We previously reported that the infusion of certain soluble immune complexes stimulated mucus release from the rat small intestine in vivo. The present studies sought to evaluate the response of the intestine of normal and immunized rats to the infusion of antigen alone. One hour after the intraduodenal infusion of antigen, small intestinal washings were obtained and analyzed for the presence of 35S-labelled, high m.w. glycoprotein of goblet cell origin. The amount of goblet cell glycoprotein released was estimated from the radioactivity present in the void volume of a Sepharose 4B gel filtration column. The release of goblet cell mucus was enhanced by antigen stimulation in orally immunized animals. The discharge of goblet cell mucus was not increased after antigen infusion in animals immunized by the i.p. route despite the induction of high levels of serum antibody. The inability to demonstrate release of mucus after antigen challenge in systemically immunized rats suggests that the amount or the type(s) of antibody required at the mucosal surface is produced only after oral immunization.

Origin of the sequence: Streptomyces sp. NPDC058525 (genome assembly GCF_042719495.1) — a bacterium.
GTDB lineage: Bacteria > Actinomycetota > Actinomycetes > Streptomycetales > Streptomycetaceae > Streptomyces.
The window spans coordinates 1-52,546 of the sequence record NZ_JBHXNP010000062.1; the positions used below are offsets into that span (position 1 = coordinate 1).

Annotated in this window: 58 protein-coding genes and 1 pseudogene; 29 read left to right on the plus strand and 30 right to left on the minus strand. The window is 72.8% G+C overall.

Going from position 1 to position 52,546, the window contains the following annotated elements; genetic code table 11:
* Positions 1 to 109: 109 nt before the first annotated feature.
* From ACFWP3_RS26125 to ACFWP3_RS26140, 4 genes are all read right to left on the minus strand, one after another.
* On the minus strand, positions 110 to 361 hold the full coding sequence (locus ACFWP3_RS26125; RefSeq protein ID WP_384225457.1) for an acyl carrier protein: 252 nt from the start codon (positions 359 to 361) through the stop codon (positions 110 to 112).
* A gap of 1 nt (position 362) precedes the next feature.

|Original language||English (US)|
|Number of pages||4|
|Journal||Journal of Immunology|
|Publication status||Published - Jan 1 1979|
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